so grateful for the experience and the opportunity. I am richer for having participated. I am not interested in learning more about the indigenous people that lived/live in my area of the PNW (Oregon)
Excellent course that provides a great foundation for learning about Indigenous cultures and worldviews. Provides thoughtful topics to explore and insightful knowledge. I highly recommend this course!
автор: Côté M•
This course helped me a lot to understand Indigenous people and theirs claims. You did a great job.
автор: Terry M•
Well worth the time investment. Carefully put together and something in here for everyone.
автор: Wendy B•
I am both humbled and honoured to have taken this course, thank you for the opportunity!
автор: Stephanie D•
This was a very informative course and should be part of all Canadian History B.A.
автор: Brenden M•
Wonderfully accessable and open for everyone's schedule!
автор: Jay P•
An Excellent course!! I've learned a lot.
автор: Kelly K•
All Canadians should take this course.
автор: Jesse M•
Enjoyed this course, and learned lots!
автор: Jamie R•
автор: Natasha M•
автор: Charlotte M H•
I learned a lot from this course and found that some of the current events of today were more meaningful and relatable with the better understanding of Indigenous people, cultures and history (although I struggle to call much of what has happened history) that were taught.
My only wish would be that the course could be more interactive as I found it harder to stay engaged through all the videos that were largely lecture based.
автор: Ariella Z•
Strong start, however, difficult to follow the last half of sessions as there was a lot of talking but not enough visuals to drive home learning.
автор: Christine P•
Very informative and thought invoking. Thank you filling in my missing knowledge and better perspective of our world = Turtle Island
автор: Victoria M•
Very informative and elicited some good conversations. Touched on so many issues that require further learning. Thank you
автор: Gerry M•
I completed this course about two weeks ago, and have waited a while to complete this review in order to process my thoughts in a more balanced way. This is an important course, and I am glad that I took the time to complete it. I believe every curious and open-minded Canadian should take it.
I have an undergraduate degree in history, and although I haven't pursued further formal studies in that area, I have read Canadian history my entire life and consider myself a life long learner. In reviewing this course, I have tried to take a historiographical perspective, viewing it as one of many accounts and perspectives on the history of Canada, and especially western Canada. In that regard, I don't consider it a definitive account, but one to be considered in the ongoing mix of interpretations of our complex and still evolving society.
The course is decidedly one-sided, but I did not expect otherwise. As part of the so-called "settler" community, there is a clear attempt to make me feel responsible for the transgressions and unintended consequences of our forefathers, without acknowledging many of us have forefathers who were also oppressed and dispossessed by the same colonial masters in the 19th century. They arrived in Canada at the same time with less than most treaty aboriginals were provided through their treaties. Our ancestors came here to claim a new life and move forward, not to retreat backwards into a mythical idyllic lifestyle. Sorry, but this is the message I get from the course... there is no way forward other than land claims and lawsuits... that is no way to build a society.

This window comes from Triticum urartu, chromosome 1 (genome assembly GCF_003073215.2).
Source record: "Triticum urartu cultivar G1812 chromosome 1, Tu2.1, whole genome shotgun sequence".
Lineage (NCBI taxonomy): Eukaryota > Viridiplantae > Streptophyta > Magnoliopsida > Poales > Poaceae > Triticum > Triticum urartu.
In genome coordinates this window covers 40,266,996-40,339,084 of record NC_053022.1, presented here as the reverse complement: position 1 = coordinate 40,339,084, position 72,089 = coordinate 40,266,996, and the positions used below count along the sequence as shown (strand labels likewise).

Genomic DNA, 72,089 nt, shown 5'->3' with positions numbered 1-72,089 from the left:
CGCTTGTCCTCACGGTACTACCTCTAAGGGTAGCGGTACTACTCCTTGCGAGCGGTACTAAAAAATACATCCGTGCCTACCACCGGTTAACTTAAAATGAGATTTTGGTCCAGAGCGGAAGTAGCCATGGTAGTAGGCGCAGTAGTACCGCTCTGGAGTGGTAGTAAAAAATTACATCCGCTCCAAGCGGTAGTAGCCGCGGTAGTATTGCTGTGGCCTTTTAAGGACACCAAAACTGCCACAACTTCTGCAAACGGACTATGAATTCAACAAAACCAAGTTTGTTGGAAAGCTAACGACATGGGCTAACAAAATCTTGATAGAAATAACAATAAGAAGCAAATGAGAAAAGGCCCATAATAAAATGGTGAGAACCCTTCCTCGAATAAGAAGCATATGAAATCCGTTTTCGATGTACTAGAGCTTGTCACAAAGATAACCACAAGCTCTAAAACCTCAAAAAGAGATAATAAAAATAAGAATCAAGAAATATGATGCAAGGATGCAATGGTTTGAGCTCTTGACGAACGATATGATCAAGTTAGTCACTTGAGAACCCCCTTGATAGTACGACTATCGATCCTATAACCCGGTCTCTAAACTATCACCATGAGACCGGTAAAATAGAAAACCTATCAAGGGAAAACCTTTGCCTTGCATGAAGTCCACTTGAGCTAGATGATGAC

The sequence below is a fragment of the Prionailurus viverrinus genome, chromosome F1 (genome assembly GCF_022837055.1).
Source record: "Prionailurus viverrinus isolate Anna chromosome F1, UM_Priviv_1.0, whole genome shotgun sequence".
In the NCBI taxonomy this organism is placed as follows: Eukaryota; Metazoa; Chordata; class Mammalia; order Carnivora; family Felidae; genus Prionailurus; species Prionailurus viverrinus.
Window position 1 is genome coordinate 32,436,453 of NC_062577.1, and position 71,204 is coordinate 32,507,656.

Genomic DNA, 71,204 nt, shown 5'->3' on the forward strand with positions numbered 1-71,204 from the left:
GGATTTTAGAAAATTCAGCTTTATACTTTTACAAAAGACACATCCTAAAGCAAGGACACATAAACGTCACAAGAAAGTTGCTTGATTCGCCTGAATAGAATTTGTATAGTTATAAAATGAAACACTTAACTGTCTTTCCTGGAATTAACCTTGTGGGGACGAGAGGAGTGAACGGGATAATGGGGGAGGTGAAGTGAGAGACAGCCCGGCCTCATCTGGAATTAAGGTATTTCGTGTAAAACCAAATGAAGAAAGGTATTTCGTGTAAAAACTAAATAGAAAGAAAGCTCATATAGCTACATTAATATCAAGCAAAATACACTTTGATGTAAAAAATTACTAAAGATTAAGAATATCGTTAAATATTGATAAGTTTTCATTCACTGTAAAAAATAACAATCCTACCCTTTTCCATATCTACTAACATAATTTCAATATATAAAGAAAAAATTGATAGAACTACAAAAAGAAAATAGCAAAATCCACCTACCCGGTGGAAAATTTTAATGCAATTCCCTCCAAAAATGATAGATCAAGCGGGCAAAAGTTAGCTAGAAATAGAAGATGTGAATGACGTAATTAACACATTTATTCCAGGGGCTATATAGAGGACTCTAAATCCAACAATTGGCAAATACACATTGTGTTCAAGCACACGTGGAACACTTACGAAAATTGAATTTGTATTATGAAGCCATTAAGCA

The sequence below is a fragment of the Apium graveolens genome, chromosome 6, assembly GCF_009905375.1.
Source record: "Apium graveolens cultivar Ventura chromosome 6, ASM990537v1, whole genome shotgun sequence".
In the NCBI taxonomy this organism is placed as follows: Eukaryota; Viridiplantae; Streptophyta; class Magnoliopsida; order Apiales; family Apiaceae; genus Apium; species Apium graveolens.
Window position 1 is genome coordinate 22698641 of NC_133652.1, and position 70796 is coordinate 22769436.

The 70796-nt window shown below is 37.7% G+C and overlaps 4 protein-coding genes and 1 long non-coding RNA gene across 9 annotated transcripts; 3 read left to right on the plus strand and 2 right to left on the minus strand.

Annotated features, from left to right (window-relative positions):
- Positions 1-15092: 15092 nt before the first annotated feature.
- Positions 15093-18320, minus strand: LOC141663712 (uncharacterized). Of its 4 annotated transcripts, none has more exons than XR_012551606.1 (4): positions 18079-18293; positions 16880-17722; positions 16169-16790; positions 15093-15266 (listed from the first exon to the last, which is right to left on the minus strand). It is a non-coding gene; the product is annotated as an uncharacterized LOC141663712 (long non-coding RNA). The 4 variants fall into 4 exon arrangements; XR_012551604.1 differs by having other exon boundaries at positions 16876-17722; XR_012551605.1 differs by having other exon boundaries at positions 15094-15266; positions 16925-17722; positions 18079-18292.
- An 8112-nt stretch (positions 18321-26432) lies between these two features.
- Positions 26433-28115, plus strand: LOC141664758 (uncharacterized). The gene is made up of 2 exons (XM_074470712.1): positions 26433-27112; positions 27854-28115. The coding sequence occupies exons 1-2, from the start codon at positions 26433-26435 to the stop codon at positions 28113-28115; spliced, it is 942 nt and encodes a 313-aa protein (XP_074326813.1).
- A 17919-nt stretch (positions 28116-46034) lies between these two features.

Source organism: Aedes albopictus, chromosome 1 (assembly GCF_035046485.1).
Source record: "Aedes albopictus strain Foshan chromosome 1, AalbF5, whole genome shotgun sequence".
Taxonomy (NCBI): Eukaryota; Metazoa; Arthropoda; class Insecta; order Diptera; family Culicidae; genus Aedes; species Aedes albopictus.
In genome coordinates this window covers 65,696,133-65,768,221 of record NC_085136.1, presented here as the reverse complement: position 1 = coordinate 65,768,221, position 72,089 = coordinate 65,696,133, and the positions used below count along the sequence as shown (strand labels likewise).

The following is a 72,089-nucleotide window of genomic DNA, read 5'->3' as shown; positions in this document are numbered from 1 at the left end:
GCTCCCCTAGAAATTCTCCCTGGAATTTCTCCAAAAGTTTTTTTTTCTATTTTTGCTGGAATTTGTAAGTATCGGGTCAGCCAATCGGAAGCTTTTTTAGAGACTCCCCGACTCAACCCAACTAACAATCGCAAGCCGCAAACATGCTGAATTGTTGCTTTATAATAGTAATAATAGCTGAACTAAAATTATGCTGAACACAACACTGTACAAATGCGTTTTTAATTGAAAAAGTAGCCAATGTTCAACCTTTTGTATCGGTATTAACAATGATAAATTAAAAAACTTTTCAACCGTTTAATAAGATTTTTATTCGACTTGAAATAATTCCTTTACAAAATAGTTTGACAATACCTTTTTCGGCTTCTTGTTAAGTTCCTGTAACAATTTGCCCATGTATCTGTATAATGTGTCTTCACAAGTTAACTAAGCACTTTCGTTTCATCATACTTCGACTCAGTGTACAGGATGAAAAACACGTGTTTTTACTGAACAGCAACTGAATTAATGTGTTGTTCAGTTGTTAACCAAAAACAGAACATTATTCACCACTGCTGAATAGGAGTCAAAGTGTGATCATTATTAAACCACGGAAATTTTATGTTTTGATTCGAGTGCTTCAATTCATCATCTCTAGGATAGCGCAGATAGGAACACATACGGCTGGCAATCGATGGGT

Thanks again for providing this course, but I came away feeling a little bit sad, and not very hopeful for the future of my indigenous neighbours.
автор: Teresa P•
The first half of this course was excellent! However, it began to lose steam further on. It needs some updating (some facts, like Neechi Commons, are outdated - this is now closed). The presenters read off of a teleprompter typically, and are often wooden in their speaking. I would have much preferred a more animated approach to such important subject matter. The lesson on Indigenous Art showed almost no actual art, and rather just listed a bunch of artist names, which did not increase my appreciation for Indigenous Art in the least. That said, I found this to have a lot of helpful survey content of Indigenous culture and history in Canada. I think this course would be most useful for newcomers to Canada and non-Canadians, or people who have otherwise never encountered Indigenous issues before.
автор: Alex O•
Here's a tip for people creating courses: Use the media to actually teach rather than distort.
There were so many instances where glib statements were made and not justified by evidence. In several instances, the statements jarred so strikingly with the material being presented that I had to pause the video to look up the details before proceeding. In every case it turned out the statement was either a lie or a gross distortion of what other sources say.
Here's another tip for people creating courses: when listing your sources in your course notes, assume people will want to look them up and read them.
The sources made for fascinating reading on just how limited the research into this course was. This is shocking given it comes from a Faculty of Native Studies at a university most conveniently located in Canada to invite interviews with many tribespeople and gather evidence that can be presented in a much more complete manner rather than just condensing it in the first video before moving on to topics of grievance and activism for the other videos.
Here's another tip for people creating course: try to hide your agenda a bit better where you have one.
The first video in each module was a fascinating insight to Indian customs, culture and 'ways of knowing' (this is why I am rating this course with two stars rather than one: there was some actual learning in it). Then the videos moved on to just brow-beat everyone non-native and stir up activism without stating why other than to foment outrage. This was particularly evident in the module quizzes, which were an obvious attempt to re-interpret course notes with meaning not imbued in the original presentations and coerce students to interpret course notes in a more militant manner.
Here's another tip for people creating courses: make the tests tests of knowledge not a means to inculcate.